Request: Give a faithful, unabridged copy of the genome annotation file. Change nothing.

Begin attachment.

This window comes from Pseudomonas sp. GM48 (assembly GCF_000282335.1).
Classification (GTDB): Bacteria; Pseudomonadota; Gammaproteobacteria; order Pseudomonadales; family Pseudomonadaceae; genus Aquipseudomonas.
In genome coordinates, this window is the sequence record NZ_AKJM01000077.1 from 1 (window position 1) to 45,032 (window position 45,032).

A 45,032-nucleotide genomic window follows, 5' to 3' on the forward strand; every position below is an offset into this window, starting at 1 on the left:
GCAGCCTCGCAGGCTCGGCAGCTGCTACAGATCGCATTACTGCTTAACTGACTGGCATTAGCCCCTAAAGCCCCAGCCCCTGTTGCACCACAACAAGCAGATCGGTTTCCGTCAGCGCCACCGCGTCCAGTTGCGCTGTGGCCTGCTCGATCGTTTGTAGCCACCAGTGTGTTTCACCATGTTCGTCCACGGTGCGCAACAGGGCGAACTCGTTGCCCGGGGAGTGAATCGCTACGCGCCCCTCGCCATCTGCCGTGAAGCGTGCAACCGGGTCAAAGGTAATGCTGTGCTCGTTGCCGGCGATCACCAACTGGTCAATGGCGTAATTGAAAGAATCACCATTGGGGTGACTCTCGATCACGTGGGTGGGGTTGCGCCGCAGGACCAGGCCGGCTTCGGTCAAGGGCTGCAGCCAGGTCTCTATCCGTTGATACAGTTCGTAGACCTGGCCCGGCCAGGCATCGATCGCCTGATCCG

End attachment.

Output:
This window comes from Pseudomonas sp. GM48 (assembly GCF_000282335.1).
Classification (GTDB): Bacteria; Pseudomonadota; Gammaproteobacteria; order Pseudomonadales; family Pseudomonadaceae; genus Aquipseudomonas.
In genome coordinates, this window is the sequence record NZ_AKJM01000077.1 from 1 (window position 1) to 45,032 (window position 45,032).

A 45,032-nucleotide genomic window follows, 5' to 3' on the forward strand; every position below is an offset into this window, starting at 1 on the left:
GCAGCCTCGCAGGCTCGGCAGCTGCTACAGATCGCATTACTGCTTAACTGACTGGCATTAGCCCCTAAAGCCCCAGCCCCTGTTGCACCACAACAAGCAGATCGGTTTCCGTCAGCGCCACCGCGTCCAGTTGCGCTGTGGCCTGCTCGATCGTTTGTAGCCACCAGTGTGTTTCACCATGTTCGTCCACGGTGCGCAACAGGGCGAACTCGTTGCCCGGGGAGTGAATCGCTACGCGCCCCTCGCCATCTGCCGTGAAGCGTGCAACCGGGTCAAAGGTAATGCTGTGCTCGTTGCCGGCGATCACCAACTGGTCAATGGCGTAATTGAAAGAATCACCATTGGGGTGACTCTCGATCACGTGGGTGGGGTTGCGCCGCAGGACCAGGCCGGCTTCGGTCAAGGGCTGCAGCCAGGTCTCTATCCGTTGATACAGTTCGTAGACCTGGCCCGGCCAGGCATCGATCGCCTGATCCG